By Ebrahim-Khalil Hassen · 8 Aug 2014
The African National Congress has recently launched its Imvuselelo (Revival) Campaign. At the launch, President Jacob Zuma indicated it means a “back to basics campaign”. The campaign aims to reconnect with voters and drive membership. The campaign requires new members to swear an oath that they did not join the ANC to advance personal material interests and for branches to conduct community work each Friday.
Iterations of this campaign using the same name have been around since 2006. The campaign is laudable in that having an ANC that has a focus on community issues is much better than the current state of the ANC, which has a persistent theme of “palace politics”. The focus of the campaign however needs questioning, as going “back to basics” in the current environment is likely to yield poor outcomes without institutional changes.
Instituting institutional reforms in the ANC requires navigating both internal structures of the ANC, as well as those of government. A difficult task, but a useful starting point is to reconsider how cabinet appointments are made.
Think back to May 10, 2014 when election results were announced. President Zuma’s Cabinet was announced on 25 May 25, 2014. Between the announcement of election results and the appointment of his cabinet, several processes needed to occur. Parliament was convened, parliamentary leadership appointed and the president elected. All this takes place in two to three weeks.
But several months after the announcement of Jacob Zuma’s cabinet, the president’s second term is still not off to a surefooted start. There are still new departments being established, new ministers grappling with the intricacies of their portfolios and new plans being developed. The underlying reason for this shaky start is the breakneck speed with which cabinet appointments are made after election results are announced in the first place.
A major reason for the swiftness in transition from one administration to the next is that the ANC remains in a dominant position at the national level. The assumption is that continuity rather than change is the order of the day and that a speedy process supports a seamless transition from one administration to the next. But the manner in which things take place in South Africa actually has the opposite effect, raising longer-term problems with the pace of service delivery.
Six challenges arise.
1. Ministers are not provided with the space or time to understand their new portfolios. Ministers are given limited time to come to grips with their roles and responsibilities. Moreover, some ministers have the dual responsibility of understanding their new portfolios, and at the same time, supporting new ministers in their old portfolios. Ministries such as policing and justice have seen both the appointment of a new Minister, and the appointment of the old Minister to a new ministerial position. The task for ministers is huge in terms of understanding legislation, adopting strategies to engage stakeholders and aligning their political work to the manifesto of their parties. It is a complex and complicated task.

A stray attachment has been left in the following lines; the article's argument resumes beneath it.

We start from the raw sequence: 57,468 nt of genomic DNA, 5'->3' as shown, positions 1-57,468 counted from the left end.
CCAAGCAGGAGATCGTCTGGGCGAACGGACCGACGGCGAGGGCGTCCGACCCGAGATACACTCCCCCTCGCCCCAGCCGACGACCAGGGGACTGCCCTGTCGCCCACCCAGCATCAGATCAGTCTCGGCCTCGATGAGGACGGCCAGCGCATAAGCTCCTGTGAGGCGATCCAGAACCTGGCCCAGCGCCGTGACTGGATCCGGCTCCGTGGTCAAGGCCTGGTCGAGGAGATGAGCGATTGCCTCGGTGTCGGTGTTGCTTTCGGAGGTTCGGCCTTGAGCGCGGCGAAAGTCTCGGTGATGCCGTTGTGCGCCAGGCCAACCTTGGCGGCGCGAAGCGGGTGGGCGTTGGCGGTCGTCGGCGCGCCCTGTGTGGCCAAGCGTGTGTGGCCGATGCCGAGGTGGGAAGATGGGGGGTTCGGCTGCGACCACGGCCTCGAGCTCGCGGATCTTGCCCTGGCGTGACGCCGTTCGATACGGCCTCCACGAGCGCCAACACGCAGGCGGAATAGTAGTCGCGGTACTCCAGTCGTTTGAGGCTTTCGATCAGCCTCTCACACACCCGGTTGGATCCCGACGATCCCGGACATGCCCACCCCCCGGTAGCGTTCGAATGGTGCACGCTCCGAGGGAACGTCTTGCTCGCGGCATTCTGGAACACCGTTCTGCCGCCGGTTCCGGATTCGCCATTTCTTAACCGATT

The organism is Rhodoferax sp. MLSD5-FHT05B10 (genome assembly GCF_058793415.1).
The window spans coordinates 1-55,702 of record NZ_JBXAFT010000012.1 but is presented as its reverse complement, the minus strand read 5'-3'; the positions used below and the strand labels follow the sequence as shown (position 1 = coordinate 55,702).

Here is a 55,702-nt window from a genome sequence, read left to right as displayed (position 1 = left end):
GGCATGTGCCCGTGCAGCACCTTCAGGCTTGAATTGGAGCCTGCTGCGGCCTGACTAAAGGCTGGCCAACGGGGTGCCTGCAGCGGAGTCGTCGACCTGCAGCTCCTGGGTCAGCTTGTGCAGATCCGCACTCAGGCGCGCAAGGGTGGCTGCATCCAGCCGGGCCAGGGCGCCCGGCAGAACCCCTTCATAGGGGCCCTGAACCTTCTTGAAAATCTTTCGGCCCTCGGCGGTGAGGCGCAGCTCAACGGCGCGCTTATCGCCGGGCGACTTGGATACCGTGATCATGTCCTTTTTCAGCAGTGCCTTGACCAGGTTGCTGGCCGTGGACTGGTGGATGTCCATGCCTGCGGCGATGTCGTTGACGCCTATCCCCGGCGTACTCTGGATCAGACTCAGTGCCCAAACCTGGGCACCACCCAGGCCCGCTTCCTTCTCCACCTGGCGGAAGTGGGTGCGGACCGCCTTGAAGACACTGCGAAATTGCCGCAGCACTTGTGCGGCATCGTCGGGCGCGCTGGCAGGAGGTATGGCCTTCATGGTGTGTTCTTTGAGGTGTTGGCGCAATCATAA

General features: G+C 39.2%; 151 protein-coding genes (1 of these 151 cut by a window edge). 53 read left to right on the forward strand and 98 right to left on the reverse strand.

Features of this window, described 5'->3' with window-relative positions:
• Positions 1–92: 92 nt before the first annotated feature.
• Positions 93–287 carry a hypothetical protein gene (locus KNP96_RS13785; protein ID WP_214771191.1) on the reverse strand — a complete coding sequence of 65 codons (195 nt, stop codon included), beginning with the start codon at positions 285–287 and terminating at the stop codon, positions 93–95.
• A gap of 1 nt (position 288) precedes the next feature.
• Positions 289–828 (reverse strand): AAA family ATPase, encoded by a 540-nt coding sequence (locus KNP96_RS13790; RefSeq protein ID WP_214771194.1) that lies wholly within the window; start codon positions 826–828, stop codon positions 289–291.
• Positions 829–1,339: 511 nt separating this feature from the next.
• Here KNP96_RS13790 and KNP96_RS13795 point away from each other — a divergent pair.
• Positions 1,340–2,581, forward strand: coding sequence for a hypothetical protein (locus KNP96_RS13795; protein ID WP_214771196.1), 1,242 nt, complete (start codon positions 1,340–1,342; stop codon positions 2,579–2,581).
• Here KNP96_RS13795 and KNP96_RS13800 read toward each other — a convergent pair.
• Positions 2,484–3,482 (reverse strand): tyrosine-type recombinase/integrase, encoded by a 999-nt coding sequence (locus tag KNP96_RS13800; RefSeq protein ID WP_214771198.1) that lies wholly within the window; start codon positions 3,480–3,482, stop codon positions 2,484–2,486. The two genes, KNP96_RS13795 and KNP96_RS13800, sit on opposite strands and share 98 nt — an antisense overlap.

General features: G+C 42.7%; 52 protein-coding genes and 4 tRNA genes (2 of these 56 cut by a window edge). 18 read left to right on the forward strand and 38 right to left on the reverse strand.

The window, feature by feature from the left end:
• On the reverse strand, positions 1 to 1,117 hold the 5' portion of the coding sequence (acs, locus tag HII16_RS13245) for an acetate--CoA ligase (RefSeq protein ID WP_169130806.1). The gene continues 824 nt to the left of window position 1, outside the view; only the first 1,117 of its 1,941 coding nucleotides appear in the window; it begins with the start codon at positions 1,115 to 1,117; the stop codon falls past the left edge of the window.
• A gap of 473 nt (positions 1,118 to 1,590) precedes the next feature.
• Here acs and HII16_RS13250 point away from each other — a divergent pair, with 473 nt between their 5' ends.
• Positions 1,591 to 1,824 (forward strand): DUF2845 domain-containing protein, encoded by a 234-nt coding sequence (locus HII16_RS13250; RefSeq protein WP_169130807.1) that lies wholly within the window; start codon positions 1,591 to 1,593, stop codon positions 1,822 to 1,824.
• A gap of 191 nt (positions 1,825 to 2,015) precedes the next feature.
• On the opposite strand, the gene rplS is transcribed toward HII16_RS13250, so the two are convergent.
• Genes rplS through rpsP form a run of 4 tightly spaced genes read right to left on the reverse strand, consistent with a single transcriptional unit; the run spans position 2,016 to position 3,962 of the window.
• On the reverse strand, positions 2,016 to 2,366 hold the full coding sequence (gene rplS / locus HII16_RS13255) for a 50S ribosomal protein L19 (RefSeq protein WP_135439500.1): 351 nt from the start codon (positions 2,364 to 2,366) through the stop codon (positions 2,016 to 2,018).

2. Political factors outweigh other considerations when cabinet appointments are made. Creating a cabinet is a balancing act, but political factors do appear to outweigh other considerations. Rewarding loyal lieutenants with office is part and parcel of any cabinet selection process and it is naïve to suggest otherwise. However, some important factors appear to carry less weight. In particular, content knowledge of the sector and engagement with stakeholders appears less important.
The working groups, as the ANC caucus for each committee is called, have talented individuals who are wondering what it would take to get appointed to executive office. It is better if parliamentarians with expertise in specialist sectors are groomed for and compete for promotion to the executive. The pool of potential candidates is potentially wider if one considers ANC veterans working in various sectors. This is important for planning, continuity and public service performance. For the ANC it would strengthen the links that it has with community organisations and stakeholders in various sectors, which at the moment are the weakest they have ever been than at any other time in our democracy.